Communication gap between COVEC and Polish representatives had a significant impact on the investment’s failure. Unawareness of each other’s cultural norms led to many unpleasant situations when one of the parties felt ignored or even insulted. China’s appreciation of verbal agreements contrasted with Polish strict adherence to the written contracts resulted in many misunderstandings and different expectations from both sides. Finally, the miscommunication between the Chinese managers and Polish subcontractors demonstrated that COVEC was not sufficiently prepared to enter the EU market and did not manage to cooperate with the local companies.
- Legal aspects of the failure
This dissertation argues that in order to explain the roots of the problems associated with COVEC’s investment, the approach of both Chinese contractors and Polish authorities in regard to Polish national and EU level laws needs to be discussed. All companies that operate in the Polish public procurement market have to adhere to the Polish and European Union’s public procurement laws. These regulations are very complex and the case study of COVEC revealed that there are some significant differences between the EU and Polish domestic laws. This chapter aims at answering whether it was in accordance with the law to assign the contract to COVEC, who offered an extraordinarily low price, through the analysis of both Polish and EU laws on public procurement. It will also examine the criteria for tender award in Poland to explain why COVEC’s investment turned out to be problematic. Finally, the issue of various interpretations of specific Polish laws will be discussed.
5.1 COVEC’s offer in the light of Polish and EU laws
As the price offered by COVEC was unusually low, it can be questioned why the government did not check whether completing the project for the price offered by the Chinese was actually possible. The analysis of the Act of 29 January 2004 on Public Procurement Law, the most important legal document regarding public procurement in Poland, shows that in fact the government had no obligation to take any action to verify whether or not the price offered by COVEC was abnormally low. This is due to the issue of the burden of proof in the Polish legal system (Klee, Marzec and Skorupski 2014: 295). It means that given two competitors, if the competitor A offers a price which is very low, it is the responsibility of competitor B to prove that the price suggested by the competitor A was abnormally low and works could not be completed without a loss (Klee, Marzec and Skorupski 2014: 295). The whole procedure involves additional financial resources and time, therefore in many cases the competitors decide not to sue each other. Several amendments introduced to the Polish Public Procurement Law in 2014 reversed the situation making the contracting authority responsible for checking if the price offered by the contractor was not abnormally low (Podraska 2015), however these changes were introduced after COVEC won the bid for constructing the A2 motorway.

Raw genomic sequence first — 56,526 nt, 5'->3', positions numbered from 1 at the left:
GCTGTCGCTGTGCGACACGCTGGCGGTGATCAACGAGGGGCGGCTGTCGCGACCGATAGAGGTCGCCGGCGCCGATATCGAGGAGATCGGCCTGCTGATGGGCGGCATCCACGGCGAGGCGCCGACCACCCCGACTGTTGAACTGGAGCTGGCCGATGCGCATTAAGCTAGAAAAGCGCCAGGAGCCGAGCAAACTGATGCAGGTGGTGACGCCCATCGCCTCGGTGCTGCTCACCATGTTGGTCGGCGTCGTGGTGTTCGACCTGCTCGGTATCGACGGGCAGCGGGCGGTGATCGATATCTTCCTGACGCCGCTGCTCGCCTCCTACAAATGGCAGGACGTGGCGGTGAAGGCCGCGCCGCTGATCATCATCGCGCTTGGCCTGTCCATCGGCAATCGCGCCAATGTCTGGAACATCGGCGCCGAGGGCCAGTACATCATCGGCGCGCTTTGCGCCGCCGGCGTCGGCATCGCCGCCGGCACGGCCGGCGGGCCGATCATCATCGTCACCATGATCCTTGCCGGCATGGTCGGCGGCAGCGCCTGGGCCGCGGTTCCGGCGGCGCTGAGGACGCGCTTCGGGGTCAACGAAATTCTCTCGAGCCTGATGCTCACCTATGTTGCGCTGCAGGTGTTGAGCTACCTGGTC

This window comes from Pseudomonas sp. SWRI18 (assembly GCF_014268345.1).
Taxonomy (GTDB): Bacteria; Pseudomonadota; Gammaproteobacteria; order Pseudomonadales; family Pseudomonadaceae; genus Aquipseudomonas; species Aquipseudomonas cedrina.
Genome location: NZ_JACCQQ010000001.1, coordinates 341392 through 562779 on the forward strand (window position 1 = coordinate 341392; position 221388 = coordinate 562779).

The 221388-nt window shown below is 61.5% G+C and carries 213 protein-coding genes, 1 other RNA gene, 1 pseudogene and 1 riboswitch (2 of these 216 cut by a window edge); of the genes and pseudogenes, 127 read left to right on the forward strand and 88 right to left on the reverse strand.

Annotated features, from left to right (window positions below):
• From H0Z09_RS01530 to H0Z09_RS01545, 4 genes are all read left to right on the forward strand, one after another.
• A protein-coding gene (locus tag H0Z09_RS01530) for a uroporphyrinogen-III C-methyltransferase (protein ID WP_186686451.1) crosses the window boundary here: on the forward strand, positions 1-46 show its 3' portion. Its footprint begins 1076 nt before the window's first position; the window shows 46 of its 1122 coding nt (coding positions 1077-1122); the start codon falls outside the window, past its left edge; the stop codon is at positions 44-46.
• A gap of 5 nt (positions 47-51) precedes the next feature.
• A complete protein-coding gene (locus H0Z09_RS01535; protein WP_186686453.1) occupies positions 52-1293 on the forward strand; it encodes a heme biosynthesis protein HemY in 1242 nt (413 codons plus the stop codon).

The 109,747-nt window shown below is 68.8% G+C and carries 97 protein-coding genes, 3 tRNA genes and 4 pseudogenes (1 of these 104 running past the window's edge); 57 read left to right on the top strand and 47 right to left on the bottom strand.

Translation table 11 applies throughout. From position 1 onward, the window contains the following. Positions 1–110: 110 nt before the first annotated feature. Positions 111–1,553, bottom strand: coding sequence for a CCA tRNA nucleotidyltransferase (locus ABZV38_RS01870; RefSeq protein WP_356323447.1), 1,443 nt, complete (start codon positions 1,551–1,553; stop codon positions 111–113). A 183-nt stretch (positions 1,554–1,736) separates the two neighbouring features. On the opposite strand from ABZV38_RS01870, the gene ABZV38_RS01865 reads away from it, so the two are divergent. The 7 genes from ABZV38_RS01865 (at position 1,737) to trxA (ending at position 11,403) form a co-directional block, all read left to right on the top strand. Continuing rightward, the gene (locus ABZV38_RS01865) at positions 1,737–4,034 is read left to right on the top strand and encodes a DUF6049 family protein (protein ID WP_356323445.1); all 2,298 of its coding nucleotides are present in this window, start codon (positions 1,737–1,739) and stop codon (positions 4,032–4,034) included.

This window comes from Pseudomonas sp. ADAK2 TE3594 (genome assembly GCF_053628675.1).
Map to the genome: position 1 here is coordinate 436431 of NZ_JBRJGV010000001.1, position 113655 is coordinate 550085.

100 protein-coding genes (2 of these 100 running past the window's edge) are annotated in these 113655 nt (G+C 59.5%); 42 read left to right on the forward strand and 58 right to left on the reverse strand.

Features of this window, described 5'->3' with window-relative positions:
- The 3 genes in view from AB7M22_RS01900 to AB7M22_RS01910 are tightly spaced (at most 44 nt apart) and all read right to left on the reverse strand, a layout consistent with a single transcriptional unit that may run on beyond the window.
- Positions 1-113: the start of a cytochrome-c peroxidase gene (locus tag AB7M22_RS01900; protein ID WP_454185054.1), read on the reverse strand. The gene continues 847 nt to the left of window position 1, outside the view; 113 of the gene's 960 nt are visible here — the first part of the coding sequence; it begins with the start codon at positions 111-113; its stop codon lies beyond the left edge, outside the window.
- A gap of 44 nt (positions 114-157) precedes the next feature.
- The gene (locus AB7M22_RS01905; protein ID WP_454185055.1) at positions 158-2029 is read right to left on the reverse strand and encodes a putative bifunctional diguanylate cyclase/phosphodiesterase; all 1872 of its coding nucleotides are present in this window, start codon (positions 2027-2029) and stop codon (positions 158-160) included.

Since COVEC underbid the construction costs calculated by the Polish motorway administration by more than half (Committee on Eastern European Economic Relations 2010: 2) and offered the price over 20 percent lower than other European bidders, the hypothesis put forward by some competitors that the price was abnormally low seems to be justified. The Article 90 of the Polish Public Procurement Law can be used to support other competitors’ demands to verify COVEC’s offer. Although it does not oblige the contracting authority to request justification of the extraordinarily low price from the contractor, it recommends to request explanations, including evidence, relating to the calculation of the price or cost if it is 30 percent lower than the estimated value of the contract (Article 90, Paragraph 1, Act of 29 January 2004 on Public Procurement Law).
Although the analysis of the Polish Public Procurement Law demonstrated that the government acting as the contracting authority had no obligation to verify COVEC’s offer, the examination of the Directive 2004/18/EC of the European Parliament reveals that the Polish government did not entirely adhere to the European Union’s regulations as it should have done. The Article 55 of this EU Directive explicitly states that if the tender appears to be abnormally low, the contracting authority shall request in writing the details of the constituent elements of the tender which it considers relevant (Article 55, Paragraph 1 of Directive 2004/18).
Assigning contract to COVEC sheds light on the fundamental issue of the precedence principle, according to which the European law is superior to the national laws of Member States (EUR-Lex 2010). Even if the Polish domestic law did not impose the obligation of verifying COVEC’s offer, the EU law did, therefore the Polish government should have investigated the details of the Chinese consortium’s offer respecting EU law’s primacy. This thesis argues that the issue of the superiority of the EU regulations is less embedded in the new Member States and can to some extent be used by the third countries that are willing to enter the Polish market.
5.2 Criteria for tender award in Poland